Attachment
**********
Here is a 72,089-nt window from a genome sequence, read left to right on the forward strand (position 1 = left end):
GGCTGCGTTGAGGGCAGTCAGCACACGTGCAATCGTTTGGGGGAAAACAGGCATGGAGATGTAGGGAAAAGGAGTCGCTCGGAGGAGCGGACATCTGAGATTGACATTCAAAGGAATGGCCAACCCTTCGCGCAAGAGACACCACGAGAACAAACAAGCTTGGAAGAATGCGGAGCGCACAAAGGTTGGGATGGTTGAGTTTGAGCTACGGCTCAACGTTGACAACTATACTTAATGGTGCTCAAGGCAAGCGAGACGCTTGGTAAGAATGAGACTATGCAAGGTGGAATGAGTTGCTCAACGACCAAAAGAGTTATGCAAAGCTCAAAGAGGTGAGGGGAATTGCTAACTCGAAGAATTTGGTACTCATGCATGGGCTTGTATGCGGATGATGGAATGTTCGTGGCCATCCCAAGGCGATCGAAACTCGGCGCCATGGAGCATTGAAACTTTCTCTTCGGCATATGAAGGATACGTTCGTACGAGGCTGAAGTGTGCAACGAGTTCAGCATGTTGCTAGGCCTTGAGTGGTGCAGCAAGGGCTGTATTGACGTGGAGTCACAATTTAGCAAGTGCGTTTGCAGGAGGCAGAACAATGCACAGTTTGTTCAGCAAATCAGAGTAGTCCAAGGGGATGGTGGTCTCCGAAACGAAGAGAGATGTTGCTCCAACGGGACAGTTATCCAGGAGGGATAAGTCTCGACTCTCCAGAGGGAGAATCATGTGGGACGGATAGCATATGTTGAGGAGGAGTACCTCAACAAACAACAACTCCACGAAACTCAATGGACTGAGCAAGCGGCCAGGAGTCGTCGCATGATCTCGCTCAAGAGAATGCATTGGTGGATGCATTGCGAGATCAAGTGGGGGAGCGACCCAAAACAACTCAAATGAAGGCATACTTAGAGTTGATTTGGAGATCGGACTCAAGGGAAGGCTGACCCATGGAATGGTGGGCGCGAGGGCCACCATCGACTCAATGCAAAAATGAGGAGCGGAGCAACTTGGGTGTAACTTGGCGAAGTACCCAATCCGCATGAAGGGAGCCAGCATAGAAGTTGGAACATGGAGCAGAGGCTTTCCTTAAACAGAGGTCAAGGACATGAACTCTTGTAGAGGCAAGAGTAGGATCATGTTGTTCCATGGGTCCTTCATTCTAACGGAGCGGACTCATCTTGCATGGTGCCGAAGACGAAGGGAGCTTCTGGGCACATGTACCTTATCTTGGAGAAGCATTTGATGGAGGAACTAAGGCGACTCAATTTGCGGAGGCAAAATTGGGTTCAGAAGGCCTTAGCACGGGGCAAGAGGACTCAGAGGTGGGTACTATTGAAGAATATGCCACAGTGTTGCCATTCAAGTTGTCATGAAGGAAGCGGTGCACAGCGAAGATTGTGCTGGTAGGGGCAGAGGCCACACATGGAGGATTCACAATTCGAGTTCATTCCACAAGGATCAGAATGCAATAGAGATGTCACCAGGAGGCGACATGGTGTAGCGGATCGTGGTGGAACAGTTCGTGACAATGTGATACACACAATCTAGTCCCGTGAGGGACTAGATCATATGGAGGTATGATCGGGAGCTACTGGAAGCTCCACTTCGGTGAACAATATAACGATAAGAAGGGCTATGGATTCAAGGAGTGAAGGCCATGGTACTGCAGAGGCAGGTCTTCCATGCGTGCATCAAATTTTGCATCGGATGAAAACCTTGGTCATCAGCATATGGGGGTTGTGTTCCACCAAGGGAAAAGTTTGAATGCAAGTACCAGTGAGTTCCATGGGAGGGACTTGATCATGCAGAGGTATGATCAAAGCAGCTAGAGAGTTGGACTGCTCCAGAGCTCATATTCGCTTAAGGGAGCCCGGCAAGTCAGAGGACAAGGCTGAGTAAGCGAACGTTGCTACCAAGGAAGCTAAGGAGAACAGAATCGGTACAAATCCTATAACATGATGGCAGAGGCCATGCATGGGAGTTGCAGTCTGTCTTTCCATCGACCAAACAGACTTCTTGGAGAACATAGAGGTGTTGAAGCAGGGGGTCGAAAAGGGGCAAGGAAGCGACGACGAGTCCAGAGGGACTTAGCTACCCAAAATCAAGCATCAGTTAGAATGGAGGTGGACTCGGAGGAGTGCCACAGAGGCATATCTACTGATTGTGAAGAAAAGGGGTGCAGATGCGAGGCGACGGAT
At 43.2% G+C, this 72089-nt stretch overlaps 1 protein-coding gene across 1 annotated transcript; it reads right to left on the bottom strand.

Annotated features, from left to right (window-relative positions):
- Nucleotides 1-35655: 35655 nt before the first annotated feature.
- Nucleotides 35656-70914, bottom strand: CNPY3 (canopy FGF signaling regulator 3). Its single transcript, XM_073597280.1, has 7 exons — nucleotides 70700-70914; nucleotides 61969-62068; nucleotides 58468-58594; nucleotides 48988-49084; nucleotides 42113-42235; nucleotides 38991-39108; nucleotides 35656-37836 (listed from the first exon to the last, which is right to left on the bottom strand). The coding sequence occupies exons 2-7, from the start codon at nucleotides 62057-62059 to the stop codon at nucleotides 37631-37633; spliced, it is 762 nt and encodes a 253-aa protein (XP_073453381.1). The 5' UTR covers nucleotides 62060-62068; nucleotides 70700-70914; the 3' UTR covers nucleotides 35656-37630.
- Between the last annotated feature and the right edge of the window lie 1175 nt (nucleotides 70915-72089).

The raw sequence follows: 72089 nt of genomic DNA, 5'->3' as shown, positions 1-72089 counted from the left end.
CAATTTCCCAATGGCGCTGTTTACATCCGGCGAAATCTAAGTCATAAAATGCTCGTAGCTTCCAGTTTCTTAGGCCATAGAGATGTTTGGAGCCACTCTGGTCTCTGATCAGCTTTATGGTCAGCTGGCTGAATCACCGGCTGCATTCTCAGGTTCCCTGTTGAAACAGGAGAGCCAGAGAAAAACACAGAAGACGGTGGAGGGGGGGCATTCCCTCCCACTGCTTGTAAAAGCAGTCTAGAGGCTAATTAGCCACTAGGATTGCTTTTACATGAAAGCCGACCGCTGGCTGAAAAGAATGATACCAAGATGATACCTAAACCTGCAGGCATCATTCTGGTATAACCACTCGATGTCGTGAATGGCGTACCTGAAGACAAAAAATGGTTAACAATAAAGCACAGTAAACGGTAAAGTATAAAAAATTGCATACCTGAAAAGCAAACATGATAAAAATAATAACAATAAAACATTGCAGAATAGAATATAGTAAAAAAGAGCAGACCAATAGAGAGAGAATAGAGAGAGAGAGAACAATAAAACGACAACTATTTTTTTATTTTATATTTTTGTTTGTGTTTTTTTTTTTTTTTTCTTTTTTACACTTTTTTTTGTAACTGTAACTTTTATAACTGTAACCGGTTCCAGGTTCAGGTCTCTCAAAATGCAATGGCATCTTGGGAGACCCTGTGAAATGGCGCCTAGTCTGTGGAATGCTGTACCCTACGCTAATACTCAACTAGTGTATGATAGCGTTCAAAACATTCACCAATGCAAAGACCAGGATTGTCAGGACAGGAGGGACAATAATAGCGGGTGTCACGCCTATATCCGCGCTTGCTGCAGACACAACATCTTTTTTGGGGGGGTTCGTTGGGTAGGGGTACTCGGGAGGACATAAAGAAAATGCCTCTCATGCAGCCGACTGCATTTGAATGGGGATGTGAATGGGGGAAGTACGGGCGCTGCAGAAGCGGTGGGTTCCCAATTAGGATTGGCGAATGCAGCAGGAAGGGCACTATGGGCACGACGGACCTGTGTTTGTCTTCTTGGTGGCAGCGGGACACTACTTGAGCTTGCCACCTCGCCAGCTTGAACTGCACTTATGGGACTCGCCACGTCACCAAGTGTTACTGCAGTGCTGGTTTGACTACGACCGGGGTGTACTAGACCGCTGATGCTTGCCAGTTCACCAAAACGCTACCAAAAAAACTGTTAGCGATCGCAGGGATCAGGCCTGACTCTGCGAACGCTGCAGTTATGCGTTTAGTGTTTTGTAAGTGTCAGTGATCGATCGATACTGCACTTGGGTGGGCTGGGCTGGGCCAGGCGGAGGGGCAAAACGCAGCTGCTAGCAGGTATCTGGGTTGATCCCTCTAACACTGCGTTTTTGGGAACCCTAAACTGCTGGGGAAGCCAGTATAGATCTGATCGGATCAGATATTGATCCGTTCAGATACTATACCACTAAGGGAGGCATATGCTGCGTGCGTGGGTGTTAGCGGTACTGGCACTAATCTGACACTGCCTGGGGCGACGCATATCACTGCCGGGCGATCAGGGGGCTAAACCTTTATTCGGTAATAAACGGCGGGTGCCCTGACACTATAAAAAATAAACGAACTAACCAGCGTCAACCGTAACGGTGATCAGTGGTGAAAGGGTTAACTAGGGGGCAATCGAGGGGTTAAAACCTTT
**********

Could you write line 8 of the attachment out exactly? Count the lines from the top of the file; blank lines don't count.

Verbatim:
The raw sequence follows: 72089 nt of genomic DNA, 5'->3' as shown, positions 1-72089 counted from the left end.